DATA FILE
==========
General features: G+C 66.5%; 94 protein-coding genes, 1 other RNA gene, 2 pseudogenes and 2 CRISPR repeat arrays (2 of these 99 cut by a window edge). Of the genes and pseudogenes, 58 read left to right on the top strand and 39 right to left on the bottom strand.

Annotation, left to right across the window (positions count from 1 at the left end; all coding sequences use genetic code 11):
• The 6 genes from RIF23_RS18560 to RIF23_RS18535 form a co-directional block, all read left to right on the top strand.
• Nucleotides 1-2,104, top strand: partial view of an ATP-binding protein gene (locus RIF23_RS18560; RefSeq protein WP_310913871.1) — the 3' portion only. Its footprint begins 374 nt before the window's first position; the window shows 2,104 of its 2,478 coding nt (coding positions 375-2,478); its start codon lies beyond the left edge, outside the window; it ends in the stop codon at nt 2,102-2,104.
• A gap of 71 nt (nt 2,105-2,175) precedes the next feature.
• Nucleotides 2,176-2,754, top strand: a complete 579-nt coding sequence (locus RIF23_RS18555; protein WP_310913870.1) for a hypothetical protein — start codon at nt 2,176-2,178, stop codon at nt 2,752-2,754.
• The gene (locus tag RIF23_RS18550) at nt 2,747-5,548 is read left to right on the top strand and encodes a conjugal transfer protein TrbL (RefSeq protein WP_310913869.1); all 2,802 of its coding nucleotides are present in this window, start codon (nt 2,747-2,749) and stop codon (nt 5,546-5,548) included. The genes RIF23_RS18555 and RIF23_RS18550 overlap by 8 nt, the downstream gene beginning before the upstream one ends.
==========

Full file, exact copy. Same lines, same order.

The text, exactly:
General features: G+C 66.5%; 94 protein-coding genes, 1 other RNA gene, 2 pseudogenes and 2 CRISPR repeat arrays (2 of these 99 cut by a window edge). Of the genes and pseudogenes, 58 read left to right on the top strand and 39 right to left on the bottom strand.

Annotation, left to right across the window (positions count from 1 at the left end; all coding sequences use genetic code 11):
• The 6 genes from RIF23_RS18560 to RIF23_RS18535 form a co-directional block, all read left to right on the top strand.
• Nucleotides 1-2,104, top strand: partial view of an ATP-binding protein gene (locus RIF23_RS18560; RefSeq protein WP_310913871.1) — the 3' portion only. Its footprint begins 374 nt before the window's first position; the window shows 2,104 of its 2,478 coding nt (coding positions 375-2,478); its start codon lies beyond the left edge, outside the window; it ends in the stop codon at nt 2,102-2,104.
• A gap of 71 nt (nt 2,105-2,175) precedes the next feature.
• Nucleotides 2,176-2,754, top strand: a complete 579-nt coding sequence (locus RIF23_RS18555; protein WP_310913870.1) for a hypothetical protein — start codon at nt 2,176-2,178, stop codon at nt 2,752-2,754.
• The gene (locus tag RIF23_RS18550) at nt 2,747-5,548 is read left to right on the top strand and encodes a conjugal transfer protein TrbL (RefSeq protein WP_310913869.1); all 2,802 of its coding nucleotides are present in this window, start codon (nt 2,747-2,749) and stop codon (nt 5,546-5,548) included. The genes RIF23_RS18555 and RIF23_RS18550 overlap by 8 nt, the downstream gene beginning before the upstream one ends.